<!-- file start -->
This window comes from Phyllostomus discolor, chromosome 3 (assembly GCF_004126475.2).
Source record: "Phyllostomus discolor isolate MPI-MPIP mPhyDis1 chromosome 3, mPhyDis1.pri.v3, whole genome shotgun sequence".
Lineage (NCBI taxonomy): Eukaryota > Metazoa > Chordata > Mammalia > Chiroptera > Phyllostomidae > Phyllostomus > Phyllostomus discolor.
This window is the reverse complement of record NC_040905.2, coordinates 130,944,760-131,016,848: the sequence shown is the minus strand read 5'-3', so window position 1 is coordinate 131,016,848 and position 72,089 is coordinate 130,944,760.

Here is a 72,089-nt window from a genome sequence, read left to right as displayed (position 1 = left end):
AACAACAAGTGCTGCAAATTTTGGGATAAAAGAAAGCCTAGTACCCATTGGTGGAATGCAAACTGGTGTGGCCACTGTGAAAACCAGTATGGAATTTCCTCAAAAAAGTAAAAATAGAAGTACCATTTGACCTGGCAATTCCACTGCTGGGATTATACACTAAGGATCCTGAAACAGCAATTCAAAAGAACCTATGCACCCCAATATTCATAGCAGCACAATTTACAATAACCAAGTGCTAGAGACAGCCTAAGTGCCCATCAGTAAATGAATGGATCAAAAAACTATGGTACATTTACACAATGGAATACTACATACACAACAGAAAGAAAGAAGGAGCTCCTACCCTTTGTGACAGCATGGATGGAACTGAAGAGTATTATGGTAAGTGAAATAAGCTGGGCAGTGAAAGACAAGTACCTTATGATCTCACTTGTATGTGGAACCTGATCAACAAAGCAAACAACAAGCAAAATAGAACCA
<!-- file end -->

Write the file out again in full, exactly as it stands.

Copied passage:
This window comes from Phyllostomus discolor, chromosome 3 (assembly GCF_004126475.2).
Source record: "Phyllostomus discolor isolate MPI-MPIP mPhyDis1 chromosome 3, mPhyDis1.pri.v3, whole genome shotgun sequence".
Lineage (NCBI taxonomy): Eukaryota > Metazoa > Chordata > Mammalia > Chiroptera > Phyllostomidae > Phyllostomus > Phyllostomus discolor.
This window is the reverse complement of record NC_040905.2, coordinates 130,944,760-131,016,848: the sequence shown is the minus strand read 5'-3', so window position 1 is coordinate 131,016,848 and position 72,089 is coordinate 130,944,760.

Here is a 72,089-nt window from a genome sequence, read left to right as displayed (position 1 = left end):
AACAACAAGTGCTGCAAATTTTGGGATAAAAGAAAGCCTAGTACCCATTGGTGGAATGCAAACTGGTGTGGCCACTGTGAAAACCAGTATGGAATTTCCTCAAAAAAGTAAAAATAGAAGTACCATTTGACCTGGCAATTCCACTGCTGGGATTATACACTAAGGATCCTGAAACAGCAATTCAAAAGAACCTATGCACCCCAATATTCATAGCAGCACAATTTACAATAACCAAGTGCTAGAGACAGCCTAAGTGCCCATCAGTAAATGAATGGATCAAAAAACTATGGTACATTTACACAATGGAATACTACATACACAACAGAAAGAAAGAAGGAGCTCCTACCCTTTGTGACAGCATGGATGGAACTGAAGAGTATTATGGTAAGTGAAATAAGCTGGGCAGTGAAAGACAAGTACCTTATGATCTCACTTGTATGTGGAACCTGATCAACAAAGCAAACAACAAGCAAAATAGAACCA